“You look at phone records – both cell phone and landline records. You look at text records. You look at CPU processing records whether privately owned or the Town. And you quickly determine whether there are correlations between two people or several individuals who were engaged at this, let alone looking at email records,” he said.

Turner said an investigation would restore trust in town government.

Melissa Evans who is the town’s traffic operations coordinator was at the meeting on her day off. She said since one of the photos included her, she had asked the HR department to investigate because, as a town hall employee, it meant that one of her co workers filmed her.

Evans said HR director Mary Pepe replied to her request for an investigation that she had not been asked to look into the incident and it was her understanding it was being pursued by the legal department.

“When I come to Board of Selectmen it is as an employee and I expect to be recorded and do so willingly. When I walk through the halls I know there are surveillance cameras. I expect that as part of my job,” she said, adding that as a private citizen attending a private meeting, she had the expectation of privacy.

Evans said she was concerned about her personal safety. “Are they following me when I leave work. Do they know my vehicle?”

Former DTC chair Jeff Ramer, who is a member of the BET said, “Eavesdropping is a crime. …This is a felony.”

Without mentioning Dadakis by name, Ramer said, “The sense of arrogance and impunity with which the person freely published it, and the fact that he is the former chair of the RTC and current member, creates an awkwardness for my colleague who has served tirelessly as First Selectman.”

Ramer pointed out how earlier in the meeting Peter Tesei had condemned the action of an anonymous individual who emailed 12 BET members a personal attack on Joanna Swomley. The anonymous email was forwarded to members of an RTM district.

“It is fraught with misinformation,” Tesei said of the anonymous email. “It’s unconscionable.”

He said an RTM member circulated the “unseemly email,” a “gross negligent assertion.”


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“I hope, coming to a close of 32 years of services to the town – 20 as a volunteer – that we don’t continue to dissipate into an abyss of this type of behavior,” Tesei said of the anonymous email. “We’ve got to rise above and not make negative attacks and cast aspersions, or, frankly it will be the destruction of our system. ….Joanna and Sandy I’m sorry you had to be the target. I’ve asked IT yo identify the email sender,” he said of the email which was sent from “Concerned Citizen” at [email protected].

Ramer said he couldn’t reconcile Tesei’s outrage over one situation and not the other.

“I’m inviting the First Selectman, as he finishes his term, to have the same strong sense of integrity when he distances himself from an unethical and inappropriate act – republishing an illegally obtained eavesdrop of a confidential meeting and refer this to be investigated properly.”

“It plainly can be turned over to the police department. It is a felony,” Ramer said.

Mr. Tesei replied the law about a person’s right to privacy was unclear and pointed out there is a sign on the building notifying visitors that there is video surveillance.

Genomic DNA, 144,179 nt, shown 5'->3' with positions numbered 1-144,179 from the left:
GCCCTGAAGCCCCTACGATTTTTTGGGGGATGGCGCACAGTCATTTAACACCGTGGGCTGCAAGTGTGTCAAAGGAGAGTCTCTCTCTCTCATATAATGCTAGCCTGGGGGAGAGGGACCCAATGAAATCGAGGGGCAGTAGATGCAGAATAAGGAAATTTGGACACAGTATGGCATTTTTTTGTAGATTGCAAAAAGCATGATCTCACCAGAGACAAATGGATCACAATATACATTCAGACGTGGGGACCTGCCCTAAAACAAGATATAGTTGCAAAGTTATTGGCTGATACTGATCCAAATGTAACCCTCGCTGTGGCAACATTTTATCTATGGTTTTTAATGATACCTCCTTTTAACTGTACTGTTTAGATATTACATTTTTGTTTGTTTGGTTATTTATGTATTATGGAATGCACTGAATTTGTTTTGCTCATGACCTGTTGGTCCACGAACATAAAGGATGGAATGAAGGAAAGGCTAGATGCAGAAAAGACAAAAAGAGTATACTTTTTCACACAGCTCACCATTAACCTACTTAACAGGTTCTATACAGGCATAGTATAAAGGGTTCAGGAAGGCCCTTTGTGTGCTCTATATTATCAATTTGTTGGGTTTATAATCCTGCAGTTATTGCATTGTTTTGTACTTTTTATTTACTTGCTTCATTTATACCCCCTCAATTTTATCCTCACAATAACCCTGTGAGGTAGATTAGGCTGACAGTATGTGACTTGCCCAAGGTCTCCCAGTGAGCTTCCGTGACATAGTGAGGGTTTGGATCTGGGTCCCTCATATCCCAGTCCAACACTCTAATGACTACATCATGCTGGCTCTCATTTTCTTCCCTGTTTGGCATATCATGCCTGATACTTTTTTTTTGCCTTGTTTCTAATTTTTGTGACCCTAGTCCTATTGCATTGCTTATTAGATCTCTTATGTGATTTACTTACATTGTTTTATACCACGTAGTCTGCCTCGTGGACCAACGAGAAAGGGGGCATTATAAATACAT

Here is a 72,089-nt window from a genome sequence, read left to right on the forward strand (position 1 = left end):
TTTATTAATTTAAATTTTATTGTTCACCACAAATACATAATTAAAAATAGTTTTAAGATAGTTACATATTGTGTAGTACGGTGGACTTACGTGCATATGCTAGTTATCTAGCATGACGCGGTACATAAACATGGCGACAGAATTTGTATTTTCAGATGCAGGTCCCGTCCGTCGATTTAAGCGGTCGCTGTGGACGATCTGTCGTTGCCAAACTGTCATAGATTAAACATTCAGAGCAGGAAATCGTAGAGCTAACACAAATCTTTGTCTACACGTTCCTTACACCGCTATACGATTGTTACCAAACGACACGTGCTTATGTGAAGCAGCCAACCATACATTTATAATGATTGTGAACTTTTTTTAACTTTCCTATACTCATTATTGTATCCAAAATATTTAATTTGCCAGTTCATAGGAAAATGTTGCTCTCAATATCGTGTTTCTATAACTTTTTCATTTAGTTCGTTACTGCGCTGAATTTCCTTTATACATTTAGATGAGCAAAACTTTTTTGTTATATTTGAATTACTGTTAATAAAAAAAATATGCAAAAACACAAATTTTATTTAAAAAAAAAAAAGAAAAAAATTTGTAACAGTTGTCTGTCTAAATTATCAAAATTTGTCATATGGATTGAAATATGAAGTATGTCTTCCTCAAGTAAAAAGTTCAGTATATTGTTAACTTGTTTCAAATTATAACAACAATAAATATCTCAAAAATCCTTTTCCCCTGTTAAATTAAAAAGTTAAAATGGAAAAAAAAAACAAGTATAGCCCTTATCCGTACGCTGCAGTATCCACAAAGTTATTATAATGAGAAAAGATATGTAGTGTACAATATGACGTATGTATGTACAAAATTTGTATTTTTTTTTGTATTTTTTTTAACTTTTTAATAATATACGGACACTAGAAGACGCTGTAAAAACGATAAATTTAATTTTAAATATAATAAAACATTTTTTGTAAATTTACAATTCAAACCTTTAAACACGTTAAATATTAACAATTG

“We just got through an unfortunate situation with the murder and body disposed and in which a town employee photographed and circulated photos, and it was deemed not criminal, but it was addressed to an employment point of view,” Tesei said.

Attorney Fox said, “I can’t pass judgement on whether this is criminal.” He said there is a difference between voyeurism which is a violation of CT penal statutes, and eavesdropping, which is a violation of the criminal statute.

“There are different standards to make such a finding. I’d leave it to the Greenwich Police Department,” Fox advised.

Tesei said it was not clear that it was legal to tape record a person without their permission in Connecticut, and suggested the filming might likewise be legal.

“Even if it were true, and I don’t believe it is, that there is no violation of criminal statute or law, the three of us agree among ourselves, it is wrong,” Litvack said. “You don’t do that. You don’t secretly record people. What is going on here?”

Nerlyn Pierson said regardless of whether the unauthorized taping was a civil or criminal act, “There needs to be an investigation. You can then determine whether it was a criminal act or potential civil penalties.”

Mr. Tesei steered the conversation to GCTV, saying he was concerned that conversations during executive sessions, about litigation for example, GCTV cameras might be activated. He said he currently relies on looking to see if the “red light” is on.

“We need some form of notification from GCTV as to when their equipment is operational or not,” he said.

When the selectmen returned to Mr. Litvack’s motion for an investigation, it was not to be.

Neither Tesei nor Toner seconded the motion calling for investigation and condemnation of the behavior.  The motion failed.

“I am shocked. …You have disappointed me. I am terrribly discouraged,” Mr. Litvack said after the vote resulting in no investigation.

“You have totally abdicated your responsibilities here,” Litvack continued. “You are making a mistake. What you are doing is wrong. Going to GCTV and Drew Marzullo is not the answer.”

“I want to get a basic foundation. We’re talking about complexities of law. People are talking about civil versus criminal. With respect, you come from a particular political persuasion. I want to hear from someone who is an expert,” Tesei said.

After the meeting, Lucy von Brachel, who was part of the Dadakis Twitter thread said, “Peter Tesei should have recused himself because he was the candidate for First Selectman’s political opponent. Not to recuse himself is shocking to me.”